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In this file photo, supervisors get ready to begin at a 2 p.m. Tuesday meeting.

In hopes of pointing out the disparate treatment between the oil and renewable energy industries, Kern County Supervisors have embarked on a plan to study the taxes that go unpaid by solar power companies each year.

During Tuesday’s Board of Supervisors meeting, Supervisor Zack Scrivner requested county staff look into the amount of money solar power companies would have to pay Kern County if they did not benefit from a state tax incentive slated to sunset in 2025.

“I think we need to know now what the implications are going to be on this purported replacement of our oil and gas industry with renewables,” he said, referring to the governor’s policies on oil, like requiring all cars sold in California to be zero-emission by 2035 and a focus on banning the oil extraction technique known as fracking, which are intended to transition the state away from fossil fuels.

The state’s tax incentive allows properties with solar power systems to be taxed at the rate at which the property was assessed before the construction occurred.

Typically, a property will increase in value once a solar energy system is installed, allowing it to be taxed at a higher level. However, under the state’s incentive, a previously vacant lot in which a solar farm has been constructed could be taxed as if it is still empty.

“Just as when Amazon comes in, the value of the Amazon facility and the amount of money that goes into building it, the assessor assesses them an amount, just like you get a tax bill every year,” Kern County Planning and Natural Resources Director Lorelei Oviatt said during Tuesday’s meeting. “The solar companies got this exemption because the electricity rates, they were not competitive with wind back in the 2010s.”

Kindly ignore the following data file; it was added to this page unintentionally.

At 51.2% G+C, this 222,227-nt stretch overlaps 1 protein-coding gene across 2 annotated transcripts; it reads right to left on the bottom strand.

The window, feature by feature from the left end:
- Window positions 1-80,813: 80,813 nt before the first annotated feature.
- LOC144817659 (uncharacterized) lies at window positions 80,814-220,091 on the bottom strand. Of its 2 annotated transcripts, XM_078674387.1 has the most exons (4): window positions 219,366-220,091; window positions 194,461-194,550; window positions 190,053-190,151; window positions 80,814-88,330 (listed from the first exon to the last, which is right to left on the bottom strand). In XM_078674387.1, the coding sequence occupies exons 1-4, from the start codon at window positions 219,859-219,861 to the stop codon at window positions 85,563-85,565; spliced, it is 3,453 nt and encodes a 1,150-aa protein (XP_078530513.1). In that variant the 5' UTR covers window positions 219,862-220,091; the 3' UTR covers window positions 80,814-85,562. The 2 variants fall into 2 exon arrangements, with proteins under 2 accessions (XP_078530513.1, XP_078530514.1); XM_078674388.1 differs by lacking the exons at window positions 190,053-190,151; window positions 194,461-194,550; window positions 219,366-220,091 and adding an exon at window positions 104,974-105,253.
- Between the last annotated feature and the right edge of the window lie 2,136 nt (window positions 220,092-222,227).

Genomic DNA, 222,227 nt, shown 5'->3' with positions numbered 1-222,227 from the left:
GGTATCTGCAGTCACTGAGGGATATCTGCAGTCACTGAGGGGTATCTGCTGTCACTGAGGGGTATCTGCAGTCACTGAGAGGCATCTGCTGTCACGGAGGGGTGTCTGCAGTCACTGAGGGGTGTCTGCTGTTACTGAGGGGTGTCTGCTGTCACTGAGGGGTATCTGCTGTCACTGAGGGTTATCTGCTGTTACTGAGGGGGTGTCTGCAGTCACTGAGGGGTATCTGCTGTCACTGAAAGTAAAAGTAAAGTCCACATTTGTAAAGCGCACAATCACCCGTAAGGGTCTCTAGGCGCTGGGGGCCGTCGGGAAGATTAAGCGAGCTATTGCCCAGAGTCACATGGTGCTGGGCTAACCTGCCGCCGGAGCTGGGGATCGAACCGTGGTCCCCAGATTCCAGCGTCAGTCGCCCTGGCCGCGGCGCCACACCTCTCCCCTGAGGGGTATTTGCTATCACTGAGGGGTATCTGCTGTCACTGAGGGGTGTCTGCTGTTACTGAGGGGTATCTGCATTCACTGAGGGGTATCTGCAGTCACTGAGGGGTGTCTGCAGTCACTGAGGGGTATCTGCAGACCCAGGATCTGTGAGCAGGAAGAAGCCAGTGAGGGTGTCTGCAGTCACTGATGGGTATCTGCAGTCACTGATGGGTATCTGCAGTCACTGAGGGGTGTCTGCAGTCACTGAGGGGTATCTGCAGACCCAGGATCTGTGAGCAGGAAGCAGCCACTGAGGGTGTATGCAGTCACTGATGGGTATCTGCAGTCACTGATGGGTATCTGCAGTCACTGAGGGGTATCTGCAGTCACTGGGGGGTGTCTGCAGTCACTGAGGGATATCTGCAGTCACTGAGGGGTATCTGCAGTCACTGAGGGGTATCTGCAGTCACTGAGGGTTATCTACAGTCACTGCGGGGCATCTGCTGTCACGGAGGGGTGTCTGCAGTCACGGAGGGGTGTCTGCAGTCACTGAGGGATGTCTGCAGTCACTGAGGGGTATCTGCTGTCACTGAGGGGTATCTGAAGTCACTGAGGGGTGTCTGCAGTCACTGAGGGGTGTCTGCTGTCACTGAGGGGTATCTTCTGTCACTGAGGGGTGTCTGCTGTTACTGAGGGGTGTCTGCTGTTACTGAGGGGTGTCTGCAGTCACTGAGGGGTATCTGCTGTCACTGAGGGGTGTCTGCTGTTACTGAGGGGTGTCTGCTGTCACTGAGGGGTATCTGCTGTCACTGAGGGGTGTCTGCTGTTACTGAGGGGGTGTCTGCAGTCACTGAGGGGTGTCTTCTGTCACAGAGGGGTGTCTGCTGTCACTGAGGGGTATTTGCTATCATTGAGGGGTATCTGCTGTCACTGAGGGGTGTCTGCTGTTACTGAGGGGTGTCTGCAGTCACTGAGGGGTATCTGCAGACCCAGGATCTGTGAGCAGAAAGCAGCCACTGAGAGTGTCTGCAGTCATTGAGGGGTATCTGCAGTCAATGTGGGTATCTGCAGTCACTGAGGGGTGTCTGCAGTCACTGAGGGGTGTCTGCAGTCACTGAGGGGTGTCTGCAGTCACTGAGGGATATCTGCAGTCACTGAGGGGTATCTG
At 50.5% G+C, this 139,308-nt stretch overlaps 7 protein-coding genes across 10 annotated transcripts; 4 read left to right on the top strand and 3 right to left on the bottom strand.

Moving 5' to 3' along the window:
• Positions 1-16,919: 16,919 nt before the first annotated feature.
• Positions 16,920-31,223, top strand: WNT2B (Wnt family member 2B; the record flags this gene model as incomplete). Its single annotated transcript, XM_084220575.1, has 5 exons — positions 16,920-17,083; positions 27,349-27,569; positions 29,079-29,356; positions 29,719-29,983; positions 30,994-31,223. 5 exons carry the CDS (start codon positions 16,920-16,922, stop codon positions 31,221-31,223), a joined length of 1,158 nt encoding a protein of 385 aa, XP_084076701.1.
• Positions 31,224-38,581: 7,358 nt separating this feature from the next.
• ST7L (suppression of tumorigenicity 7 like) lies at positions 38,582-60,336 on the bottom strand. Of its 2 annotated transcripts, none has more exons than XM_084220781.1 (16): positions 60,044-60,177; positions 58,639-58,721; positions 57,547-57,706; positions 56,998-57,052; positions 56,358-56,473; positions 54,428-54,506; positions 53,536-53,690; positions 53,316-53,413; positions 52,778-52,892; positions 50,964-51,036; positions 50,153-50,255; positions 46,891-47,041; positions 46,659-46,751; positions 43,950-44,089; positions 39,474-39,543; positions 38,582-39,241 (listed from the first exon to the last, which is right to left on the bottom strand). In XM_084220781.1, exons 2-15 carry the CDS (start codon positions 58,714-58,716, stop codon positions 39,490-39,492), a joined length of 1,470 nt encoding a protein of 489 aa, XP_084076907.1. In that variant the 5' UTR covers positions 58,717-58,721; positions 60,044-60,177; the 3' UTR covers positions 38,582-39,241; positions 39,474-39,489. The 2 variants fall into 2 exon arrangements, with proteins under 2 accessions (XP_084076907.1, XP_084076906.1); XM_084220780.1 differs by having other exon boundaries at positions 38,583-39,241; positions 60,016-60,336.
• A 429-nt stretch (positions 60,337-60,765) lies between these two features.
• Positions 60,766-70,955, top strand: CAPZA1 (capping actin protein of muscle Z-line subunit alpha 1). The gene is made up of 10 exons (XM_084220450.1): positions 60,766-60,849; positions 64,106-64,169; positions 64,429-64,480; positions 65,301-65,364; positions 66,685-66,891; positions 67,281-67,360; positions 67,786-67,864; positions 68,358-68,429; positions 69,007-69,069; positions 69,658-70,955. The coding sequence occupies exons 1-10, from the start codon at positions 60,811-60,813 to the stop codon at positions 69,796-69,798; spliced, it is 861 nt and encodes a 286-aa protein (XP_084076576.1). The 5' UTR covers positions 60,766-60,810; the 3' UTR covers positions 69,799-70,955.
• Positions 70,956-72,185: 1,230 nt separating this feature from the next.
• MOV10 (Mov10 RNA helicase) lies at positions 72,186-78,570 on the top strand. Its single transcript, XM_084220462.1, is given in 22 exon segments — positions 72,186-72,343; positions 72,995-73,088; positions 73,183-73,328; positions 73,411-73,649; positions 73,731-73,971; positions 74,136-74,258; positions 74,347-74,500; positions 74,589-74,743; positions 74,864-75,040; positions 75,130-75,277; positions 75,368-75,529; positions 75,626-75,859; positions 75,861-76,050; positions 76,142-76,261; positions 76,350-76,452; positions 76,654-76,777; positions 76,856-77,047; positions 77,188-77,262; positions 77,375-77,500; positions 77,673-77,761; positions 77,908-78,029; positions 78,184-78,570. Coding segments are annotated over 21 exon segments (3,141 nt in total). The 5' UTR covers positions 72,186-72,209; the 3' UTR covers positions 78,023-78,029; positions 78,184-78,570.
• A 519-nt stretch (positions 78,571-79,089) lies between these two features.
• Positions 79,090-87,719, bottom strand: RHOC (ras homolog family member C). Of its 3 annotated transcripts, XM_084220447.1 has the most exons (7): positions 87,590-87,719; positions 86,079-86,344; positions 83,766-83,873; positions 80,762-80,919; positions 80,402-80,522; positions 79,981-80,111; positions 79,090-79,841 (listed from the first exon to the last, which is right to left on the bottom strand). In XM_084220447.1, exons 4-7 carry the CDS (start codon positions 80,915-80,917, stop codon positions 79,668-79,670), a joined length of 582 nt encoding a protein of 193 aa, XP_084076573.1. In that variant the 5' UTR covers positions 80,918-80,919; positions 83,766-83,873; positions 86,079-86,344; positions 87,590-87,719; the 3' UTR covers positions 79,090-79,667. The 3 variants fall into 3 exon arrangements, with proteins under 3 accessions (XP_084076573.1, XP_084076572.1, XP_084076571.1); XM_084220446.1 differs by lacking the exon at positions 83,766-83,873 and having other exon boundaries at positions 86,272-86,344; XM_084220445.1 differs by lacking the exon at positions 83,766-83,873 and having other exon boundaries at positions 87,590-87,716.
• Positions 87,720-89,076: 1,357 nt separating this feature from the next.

But now the market has changed, and the county claims over $50 billion in solar projects have taken place since 2009, helping Kern provide one-third of the state’s renewable energy.

Yet, it is not taxed, and nearly all of the power leaves the county, benefiting those to the south and north.

“This is not about the solar companies paying more,” Oviatt continued. “This is about the people who buy the green electricity. This is a statewide problem.”

Solar panels on residential rooftops are not meant to be a part of the study. Supervisors said a homeowner’s taxes should not increase if they installed a solar energy system to save money on electricity. Large-scale solar projects, of which there are many, are a different story.

“This discussion in particular is way long overdue,” Supervisor Leticia Perez said. “I believe we have reached a point of diminishing returns, to some degree, as it relates to the need to incentivize this market and what it means for the cost to local government.”

A recent study commissioned by the supervisors found the oil and gas industry contributed more than $197 million in property taxes in 2019, an unknown amount of which could be lost as the state prioritizes renewable energy sources.

That could mean libraries and parks would have to shut down if revenue to replace oil taxes is not realized, the county said.

“I think this is among the very most important things that we will ever do for this county,” Chief Administrative Officer Ryan Alsop said during the meeting.

The county has never before analyzed the taxes it is missing out on because of the incentive. Supervisors unanimously approved the staff referral. The study is expected to take several months to complete.

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